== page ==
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Where next for DFID? A public debate is needed on the forthcoming Public Service Agreement and budget settlement.

Written by Simon Maxwell

In the heart of Whitehall, negotiations are currently underway on two matters that will shape the Government’s actions on international development until 2011. Surprisingly, there is little public debate about either.  Yet there should be.  Aid volumes are increasing sharply.  At the same time, the development agenda is changing very fast, in some ways extending or moving beyond the poverty reduction paradigm that has dominated for the past decade.  This challenges the Government as a whole to be clear about its objectives, and particularly challenges DFID.  Will the Department fulfil its mandate as the lead agency across government on all aspects of international development?  Or will it find itself concentrating its efforts on spending the additional aid volume, in some ways reverting to the mission of the old ODA?

The two key processes are related to the Comprehensive Spending Review, which will be issued in July 2007 and set public expenditure levels from 2008-09 to 2010-11.  The first is the Public Service Agreement, which will set objectives and performance targets.  The second is the budgetary provision which will be available to meet these.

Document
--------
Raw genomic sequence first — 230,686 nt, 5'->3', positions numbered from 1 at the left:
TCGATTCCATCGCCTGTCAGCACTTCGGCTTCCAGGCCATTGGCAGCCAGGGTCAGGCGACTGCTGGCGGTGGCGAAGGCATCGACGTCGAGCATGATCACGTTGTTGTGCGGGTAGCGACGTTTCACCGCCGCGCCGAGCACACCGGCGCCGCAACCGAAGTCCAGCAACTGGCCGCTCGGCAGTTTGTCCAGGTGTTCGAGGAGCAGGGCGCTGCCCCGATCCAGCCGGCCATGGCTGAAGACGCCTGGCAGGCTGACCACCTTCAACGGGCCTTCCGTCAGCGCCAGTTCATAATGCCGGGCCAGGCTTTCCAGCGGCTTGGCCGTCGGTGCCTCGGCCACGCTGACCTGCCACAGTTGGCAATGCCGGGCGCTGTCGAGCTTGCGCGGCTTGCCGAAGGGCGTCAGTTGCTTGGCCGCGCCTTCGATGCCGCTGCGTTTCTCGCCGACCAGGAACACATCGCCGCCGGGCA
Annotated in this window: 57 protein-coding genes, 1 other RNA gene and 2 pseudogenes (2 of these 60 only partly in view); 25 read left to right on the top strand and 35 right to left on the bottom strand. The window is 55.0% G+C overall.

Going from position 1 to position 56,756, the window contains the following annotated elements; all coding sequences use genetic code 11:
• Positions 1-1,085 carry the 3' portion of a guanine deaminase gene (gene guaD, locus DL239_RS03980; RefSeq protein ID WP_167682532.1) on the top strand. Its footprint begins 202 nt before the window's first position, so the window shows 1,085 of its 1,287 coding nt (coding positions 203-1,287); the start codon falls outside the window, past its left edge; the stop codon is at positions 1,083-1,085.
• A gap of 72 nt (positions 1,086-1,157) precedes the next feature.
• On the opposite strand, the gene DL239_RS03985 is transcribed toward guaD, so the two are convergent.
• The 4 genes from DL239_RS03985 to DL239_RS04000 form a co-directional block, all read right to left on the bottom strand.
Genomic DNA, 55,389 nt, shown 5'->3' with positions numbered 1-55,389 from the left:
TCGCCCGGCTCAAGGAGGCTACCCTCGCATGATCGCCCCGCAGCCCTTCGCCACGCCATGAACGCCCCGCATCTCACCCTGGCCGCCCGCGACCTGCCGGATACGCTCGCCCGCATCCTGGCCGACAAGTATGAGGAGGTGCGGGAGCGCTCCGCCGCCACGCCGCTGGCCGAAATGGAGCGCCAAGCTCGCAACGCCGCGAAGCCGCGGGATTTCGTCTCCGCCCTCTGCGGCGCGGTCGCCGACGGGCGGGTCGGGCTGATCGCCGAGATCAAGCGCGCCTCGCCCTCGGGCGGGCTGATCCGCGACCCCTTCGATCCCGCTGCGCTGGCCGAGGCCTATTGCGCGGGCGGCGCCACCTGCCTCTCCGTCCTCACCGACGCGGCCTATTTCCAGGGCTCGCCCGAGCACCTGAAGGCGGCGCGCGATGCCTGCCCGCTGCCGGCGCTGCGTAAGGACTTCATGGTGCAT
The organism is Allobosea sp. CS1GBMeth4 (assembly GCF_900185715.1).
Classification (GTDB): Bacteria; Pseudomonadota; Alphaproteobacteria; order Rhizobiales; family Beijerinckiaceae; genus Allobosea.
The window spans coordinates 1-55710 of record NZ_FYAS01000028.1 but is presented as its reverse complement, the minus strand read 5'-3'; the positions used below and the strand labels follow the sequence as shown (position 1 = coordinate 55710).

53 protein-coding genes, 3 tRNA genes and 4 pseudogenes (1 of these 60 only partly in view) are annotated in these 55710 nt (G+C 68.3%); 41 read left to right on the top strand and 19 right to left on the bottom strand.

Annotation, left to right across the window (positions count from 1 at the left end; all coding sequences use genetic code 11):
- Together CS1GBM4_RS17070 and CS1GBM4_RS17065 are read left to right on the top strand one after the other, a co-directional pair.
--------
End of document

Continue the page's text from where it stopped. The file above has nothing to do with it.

The Public Service Agreement, or PSA, is a kind of contract between the Treasury and individual Departments.  The model was introduced in 1998, to coincide with Gordon Brown’s first public expenditure review as Chancellor.  The first PSAs covered the period 1999-2000 to 2001-02.  A second set was announced in 2000, to cover the period 2001-02 to 2003-04.  A third set was issued in 2002, to cover the period 2003-04 to 2005-06.  And a fourth set was issued in 2004, to cover the period to 2007-08.  The new set will cover the period 2008-09 to 2010-11.  For a history of Spending Reviews and links to past reviews, see here.  For the history and an analysis of the content of PSAs, see here.

In the forthcoming review, there will be one major departure, in that the 2008-09 to 2010-11 PSAs will be whole of Government  commitments, rather than Departmental targets, with individual Departments leading on all or part of each PSA.

As far as DFID is concerned, the last and current PSAs can be found here, along with reference to a separate conflict prevention target that is shared with the FCO and the MoD.  Previous DFID PSAs can be found on the Treasury website, for 1998, 2000, and 2002.  For ease of reference, Table 1 below summarises the objectives of the successive PSAs (with interpolation fro the first, which had a different structure to later versions).

PSA
1999-2001

PSA
2001-4

PSA
2003-6

PSA
2005-8